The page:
“[During the April 2006 riots in Honiara] these guys [the AFP’s Operational Response Group] came flying down the driveway at full speed, right towards the crowd. There were two or possibly three Land-cruisers’ full with all the kit: bullet proof vests, big shields, lots of weapons. The crowd just scattered. That was the first turning point. The second one was when they cleared the driveway, they started manhandling people. The first physical contact was made by the AFP officers. They weren’t brutal, but they were shoving and pushing, and that’s when people got cranky.

“The crowd were saying ‘what are you doing? Who do you think you are to come and push us around in our own country?’ mainly in Pijin — and that’s another thing, so few of the Australian police here actually have an understanding of Pijin, they couldn’t understand what the crowd was saying.

“Then they tried to bust the PM out. They rushed him out to the car under guard of riot squad, and that’s when the first stone came. The police began firing stuff, and that really set the crowd abuzz, because it sounds and looks like guns. They started freaking, shouting ‘you’re shooting us.’ They went mad, just hysterical, and they trashed every vehicle, and they ran down the hill and started burning things down. That made it so much worse, because they dispersed everybody. I mean they had a little crowd that was peaceful and in the end they turned them into this raging mob. The place was littered with canisters, so they used a lot of things.

“But then, knowing that this situation had blown up, they didn’t take control of a single bridge, a single intersection or anything. So I had to stand on my verandah for two nights with a crowbar with the whole town abandoned to these mobs, which just grew and grew, and watch as [the police] dealt with the situation from the air. They put the helicopter over the house and they were firing tear gas out of the helicopter.

“It wasn’t until early Friday morning when the [Australian Defence Force] moved in that the situation finally calmed down. The army is totally different — they’re cool-headed and professional, they don’t have these cowboy elements, and the people respect them.

“It looks to me like the police really stuffed up on this,’ says Johnston. ‘They gave control away — surely somebody should lose their job for that. But immediately [the PPF] spun it, saying: ‘it was a conspiracy, it was much bigger then we ever realised.’ It was a bunch of kids with rocks. I’m sorry, but there wasn’t a single weapon and they’ve got a multi-million dollar police force here. It doesn’t make sense to me. The minimum you would say is that it’s a bad example of incompetence. They really were negligent.”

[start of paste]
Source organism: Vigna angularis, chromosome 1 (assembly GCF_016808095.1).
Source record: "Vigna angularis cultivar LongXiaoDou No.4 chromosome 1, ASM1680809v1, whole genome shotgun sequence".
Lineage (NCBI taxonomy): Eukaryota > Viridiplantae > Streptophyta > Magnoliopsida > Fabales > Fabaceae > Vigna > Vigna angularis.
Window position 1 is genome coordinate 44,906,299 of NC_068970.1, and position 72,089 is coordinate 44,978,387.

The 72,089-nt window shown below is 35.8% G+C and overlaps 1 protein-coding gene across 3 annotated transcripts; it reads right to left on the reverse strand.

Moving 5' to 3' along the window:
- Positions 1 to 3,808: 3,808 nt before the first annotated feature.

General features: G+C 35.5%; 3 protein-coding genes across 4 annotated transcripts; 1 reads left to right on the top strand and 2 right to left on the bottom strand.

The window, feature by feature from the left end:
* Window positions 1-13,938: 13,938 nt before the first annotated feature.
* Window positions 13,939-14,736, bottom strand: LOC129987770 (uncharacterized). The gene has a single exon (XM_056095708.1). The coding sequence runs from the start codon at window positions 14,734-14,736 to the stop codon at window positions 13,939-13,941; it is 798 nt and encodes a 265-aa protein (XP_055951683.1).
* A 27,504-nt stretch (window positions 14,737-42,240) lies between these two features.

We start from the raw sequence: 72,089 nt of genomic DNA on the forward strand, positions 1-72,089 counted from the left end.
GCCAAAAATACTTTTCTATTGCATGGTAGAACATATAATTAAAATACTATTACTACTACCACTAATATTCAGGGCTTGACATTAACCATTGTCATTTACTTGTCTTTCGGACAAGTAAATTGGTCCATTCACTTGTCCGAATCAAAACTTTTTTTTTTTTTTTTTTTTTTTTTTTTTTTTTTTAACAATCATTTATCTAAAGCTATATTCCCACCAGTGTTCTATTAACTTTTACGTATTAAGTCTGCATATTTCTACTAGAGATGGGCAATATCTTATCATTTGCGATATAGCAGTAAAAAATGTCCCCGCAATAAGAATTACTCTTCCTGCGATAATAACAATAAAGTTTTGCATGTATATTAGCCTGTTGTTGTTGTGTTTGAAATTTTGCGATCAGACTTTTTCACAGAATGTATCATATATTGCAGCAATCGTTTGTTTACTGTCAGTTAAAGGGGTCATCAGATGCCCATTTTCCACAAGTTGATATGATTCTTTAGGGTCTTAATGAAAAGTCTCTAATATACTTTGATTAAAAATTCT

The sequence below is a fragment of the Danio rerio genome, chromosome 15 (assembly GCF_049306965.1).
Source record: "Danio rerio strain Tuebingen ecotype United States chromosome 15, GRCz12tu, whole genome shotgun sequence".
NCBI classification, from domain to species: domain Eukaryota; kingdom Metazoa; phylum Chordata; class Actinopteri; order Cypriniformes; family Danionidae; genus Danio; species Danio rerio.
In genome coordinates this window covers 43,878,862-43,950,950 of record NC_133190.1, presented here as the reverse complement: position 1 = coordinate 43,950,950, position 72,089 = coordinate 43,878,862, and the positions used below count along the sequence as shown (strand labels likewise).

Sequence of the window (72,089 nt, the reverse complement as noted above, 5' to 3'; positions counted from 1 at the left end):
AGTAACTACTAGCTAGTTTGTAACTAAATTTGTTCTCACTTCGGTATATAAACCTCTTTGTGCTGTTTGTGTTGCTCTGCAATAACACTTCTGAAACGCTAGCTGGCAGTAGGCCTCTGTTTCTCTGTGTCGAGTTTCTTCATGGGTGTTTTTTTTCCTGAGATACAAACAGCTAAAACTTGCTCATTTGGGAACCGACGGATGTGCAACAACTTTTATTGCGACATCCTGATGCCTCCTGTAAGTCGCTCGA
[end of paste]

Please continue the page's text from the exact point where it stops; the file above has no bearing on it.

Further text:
AFP to raise armoured unit, Cameron Stewart, The Australian, 7 November 2007

“The Australian Federal Police plans to have its own fleet of armoured vehicles to send to hotspots around the globe by late next year. But the AFP denies the move will transform it into a paramilitary force, saying the new so-called “protected armoured response vehicles” will not be mounted with guns or other weapons. Instead the armoured fleet will be used to protect AFP officers from attacks while deployed on peacekeeping missions in areas of civil unrest such as the Solomon Islands and East Timor….

“[AFP spokesman says] ‘The fatal shooting of Officer Adam Dunning whilst on mobile patrol in the Solomon Islands and the injuries sustained by AFP officers during the Honiara riots demonstrate the inherent dangers involved in peacekeeping operations and capacity building.’

The AFP’s armoured vehicles will be used only for overseas operations and will not be used in Australia. The move follows the $500million plan announced last year by AFP commissioner Mick Keelty to double the AFP’s international force to about 1200 officers. The most likely destination for the armoured vehicles is the Solomon Islands, where 213 AFP officers are deployed to help keep civil order…. The armoured vehicles are likely to be used by the AFP’s new overseas anti-riot squad.”

See also:

International Deployment Group in the Pacific

Operational Response Group (ORG) in the Pacific